The argument is often made that research journals are a way of sharing knowledge. If this is their goal, they have utterly and totally failed. Most papers are read by only a handful of people. When scientists want to learn about the research their colleagues are doing, they don’t read papers; they go to conferences to listen to presentations and look at posters. The way papers are written, they are often all but incomprehensible to anyone outside a very narrow subfield. When published by proprietary journals, papers are often hidden behind paywalls and accessible only through universities. As a knowledge-sharing mechanism, the peer-reviewed journal is a complete failure.

But academic publishing serves another function, which in practice is its only real function: Peer-reviewed publications are a method of evaluation. They are a way of deciding which researchers are good enough to be hired, get tenure, and receive grants. Having peer-reviewed publications—particularly in “top journals”, however that is defined within a given field—is a key metric that universities and grant agencies use to decide which researchers are worth spending on. Indeed, in some cases it seems to be utterly decisive.

We should be honest about this: This is an absolutely necessary function. It is uncomfortable to think about the fact that we must exclude a large proportion of competent, qualified people from being hired or getting tenure in academia, but given the large number of candidates and the small amounts of funding available, this is inevitable. We can’t hire everyone who would probably be good enough. We can only hire a few, and it makes sense to want those few to be the best. (Also, don’t fret too much: Even if you don’t make it into academia, getting a PhD is still a profitable investment. Economists and natural scientists do the best, unsurprisingly; but even humanities PhDs are still generally worth it. Median annual earnings of $77,000 is nothing to sneeze at: US median household income is only about $60,000. Humanities graduates only seem poor in relation to STEM or professional graduates; they’re still rich compared to everyone else.)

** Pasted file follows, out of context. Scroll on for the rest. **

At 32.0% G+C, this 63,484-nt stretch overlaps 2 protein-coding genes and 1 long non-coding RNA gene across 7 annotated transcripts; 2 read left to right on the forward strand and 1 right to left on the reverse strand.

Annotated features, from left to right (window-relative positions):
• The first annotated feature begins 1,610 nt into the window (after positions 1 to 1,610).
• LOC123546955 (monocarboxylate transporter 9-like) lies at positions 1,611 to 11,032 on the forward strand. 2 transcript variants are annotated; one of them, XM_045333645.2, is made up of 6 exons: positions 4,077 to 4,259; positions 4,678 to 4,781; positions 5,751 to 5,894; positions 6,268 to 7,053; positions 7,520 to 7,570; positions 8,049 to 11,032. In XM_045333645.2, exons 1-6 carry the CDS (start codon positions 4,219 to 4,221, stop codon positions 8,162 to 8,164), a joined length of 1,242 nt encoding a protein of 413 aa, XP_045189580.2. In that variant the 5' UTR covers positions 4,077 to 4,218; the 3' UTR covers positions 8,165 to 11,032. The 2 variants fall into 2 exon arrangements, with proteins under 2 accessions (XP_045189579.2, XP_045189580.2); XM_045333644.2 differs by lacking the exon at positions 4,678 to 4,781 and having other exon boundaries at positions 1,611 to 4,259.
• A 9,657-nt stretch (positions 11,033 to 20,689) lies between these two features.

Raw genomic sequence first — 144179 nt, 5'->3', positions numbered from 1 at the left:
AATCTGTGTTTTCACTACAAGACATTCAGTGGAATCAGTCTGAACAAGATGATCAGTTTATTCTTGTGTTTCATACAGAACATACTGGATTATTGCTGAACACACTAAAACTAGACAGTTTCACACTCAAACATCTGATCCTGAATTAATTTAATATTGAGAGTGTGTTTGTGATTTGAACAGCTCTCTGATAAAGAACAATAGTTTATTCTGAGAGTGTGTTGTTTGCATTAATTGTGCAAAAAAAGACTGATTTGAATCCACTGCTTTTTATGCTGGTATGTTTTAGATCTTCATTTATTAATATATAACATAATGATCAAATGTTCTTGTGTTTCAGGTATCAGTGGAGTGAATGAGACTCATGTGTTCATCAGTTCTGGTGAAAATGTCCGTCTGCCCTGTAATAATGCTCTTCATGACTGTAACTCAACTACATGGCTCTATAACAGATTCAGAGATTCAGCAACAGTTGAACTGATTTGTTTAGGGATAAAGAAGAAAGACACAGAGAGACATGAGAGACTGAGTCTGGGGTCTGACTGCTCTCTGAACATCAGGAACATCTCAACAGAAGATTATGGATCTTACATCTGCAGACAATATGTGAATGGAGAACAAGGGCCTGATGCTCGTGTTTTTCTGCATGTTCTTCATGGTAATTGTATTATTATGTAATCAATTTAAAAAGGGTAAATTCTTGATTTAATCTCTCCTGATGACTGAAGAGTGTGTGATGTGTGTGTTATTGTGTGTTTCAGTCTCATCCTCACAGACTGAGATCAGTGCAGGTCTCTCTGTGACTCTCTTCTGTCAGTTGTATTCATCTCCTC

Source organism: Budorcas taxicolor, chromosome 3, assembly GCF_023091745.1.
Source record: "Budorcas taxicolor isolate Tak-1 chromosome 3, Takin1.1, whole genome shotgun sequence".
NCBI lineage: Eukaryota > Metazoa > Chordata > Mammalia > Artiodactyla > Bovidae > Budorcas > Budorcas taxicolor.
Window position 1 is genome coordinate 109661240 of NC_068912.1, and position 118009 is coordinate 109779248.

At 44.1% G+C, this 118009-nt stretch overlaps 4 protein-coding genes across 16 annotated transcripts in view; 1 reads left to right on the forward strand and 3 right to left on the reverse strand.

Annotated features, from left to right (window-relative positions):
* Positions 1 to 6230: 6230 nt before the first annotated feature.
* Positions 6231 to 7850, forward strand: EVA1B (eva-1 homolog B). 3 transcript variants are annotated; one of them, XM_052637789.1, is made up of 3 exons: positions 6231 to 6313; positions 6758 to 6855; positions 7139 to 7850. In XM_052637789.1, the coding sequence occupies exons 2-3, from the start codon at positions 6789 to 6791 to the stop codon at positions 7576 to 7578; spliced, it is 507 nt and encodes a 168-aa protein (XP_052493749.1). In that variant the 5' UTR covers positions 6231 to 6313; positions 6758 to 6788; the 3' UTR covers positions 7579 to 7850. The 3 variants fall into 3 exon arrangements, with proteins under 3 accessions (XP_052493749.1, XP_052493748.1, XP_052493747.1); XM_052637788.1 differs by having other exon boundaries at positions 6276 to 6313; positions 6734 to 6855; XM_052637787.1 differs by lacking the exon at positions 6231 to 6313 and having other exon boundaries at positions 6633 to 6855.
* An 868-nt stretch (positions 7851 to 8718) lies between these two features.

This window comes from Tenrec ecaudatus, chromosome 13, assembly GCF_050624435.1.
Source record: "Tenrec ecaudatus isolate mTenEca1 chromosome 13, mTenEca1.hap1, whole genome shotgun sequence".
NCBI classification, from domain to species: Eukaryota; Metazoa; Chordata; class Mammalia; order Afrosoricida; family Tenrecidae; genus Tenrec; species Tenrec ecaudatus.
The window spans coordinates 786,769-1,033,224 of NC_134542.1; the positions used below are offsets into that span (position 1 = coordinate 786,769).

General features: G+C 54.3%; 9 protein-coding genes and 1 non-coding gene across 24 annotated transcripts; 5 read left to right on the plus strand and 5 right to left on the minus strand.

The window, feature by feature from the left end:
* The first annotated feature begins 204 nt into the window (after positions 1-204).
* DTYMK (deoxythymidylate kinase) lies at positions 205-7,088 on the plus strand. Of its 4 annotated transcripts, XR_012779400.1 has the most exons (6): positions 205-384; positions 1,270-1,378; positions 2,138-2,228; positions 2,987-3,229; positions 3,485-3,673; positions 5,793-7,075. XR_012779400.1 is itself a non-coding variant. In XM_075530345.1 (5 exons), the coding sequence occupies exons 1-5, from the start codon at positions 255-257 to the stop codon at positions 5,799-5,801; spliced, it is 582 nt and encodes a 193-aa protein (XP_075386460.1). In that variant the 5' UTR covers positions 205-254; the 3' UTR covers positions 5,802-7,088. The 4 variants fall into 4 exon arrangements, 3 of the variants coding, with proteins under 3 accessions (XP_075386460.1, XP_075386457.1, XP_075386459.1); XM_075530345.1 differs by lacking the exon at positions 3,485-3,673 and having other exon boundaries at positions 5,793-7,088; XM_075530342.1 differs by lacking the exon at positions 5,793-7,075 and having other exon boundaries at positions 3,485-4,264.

But I think it’s worth asking whether the peer review system is actually selecting the best researchers, or even the best research. Note that these are not the same question: The best research done in graduate school might not necessarily reflect the best long-run career trajectory for a researcher. A lot of very important, very difficult questions in science are just not the sort of thing you can get a convincing answer to in a couple of years, and so someone who wants to work on the really big problems may actually have a harder time getting published in graduate school or as a junior faculty member, even though ultimately work on the big problems is what’s most important for society. But I’m sure there’s a positive correlation overall: The kind of person who is going to do better research later is probably, other things equal, going to do better research right now.

Yet even accepting the fact that all we have to go on in assessing what you’ll eventually do is what you have already done, it’s not clear that the process of publishing in a peer-reviewed journal is a particularly good method of assessing the quality of research. Some really terrible research has gotten published in journals—I’m gonna pick on Daryl Bem, because he’s the worst—and a lot of really good research never made it into journals and is languishing on old computer hard drives. (The term “file drawer problem” is about 40 years obsolete; though to be fair, it was in fact coined about 40 years ago.)

That by itself doesn’t actually prove that journals are a bad mechanism. Even a good mechanism, applied to a difficult problem, is going to make some errors. But there are a lot of things about academic publishing, at least as currently constituted, that obviously don’t seem like a good mechanism, such as for-profit publishers, unpaid reviewiers, lack of double-blinded review, and above all, the obsession with “statistical significance” that leads to p-hacking.

Each of these problems I’ve listed has a simple fix (though whether the powers that be actually are willing to implement it is a different question: Questions of policy are often much easier to solve than problems of politics). But maybe we should ask whether the system is even worth fixing, or if it should simply be replaced entirely.

While we’re at it, let’s talk about the academic tenure system, because the peer-review system is largely an evaluation mechanism for the academic tenure system. Publishing in top journals is what decides whether you get tenure. The problem with “Publish or perish” isn’t the “publish”; it’s the perish”. Do we even need an academic tenure system?

The usual argument for academic tenure concerns academic freedom: Tenured professors have job security, so they can afford to say things that may be controversial or embarrassing to the university. But the way the tenure system works is that you only have this job security after going through a long and painful gauntlet of job insecurity. You have to spend several years prostrating yourself to the elders of your field before you can get inducted into their ranks and finally be secure.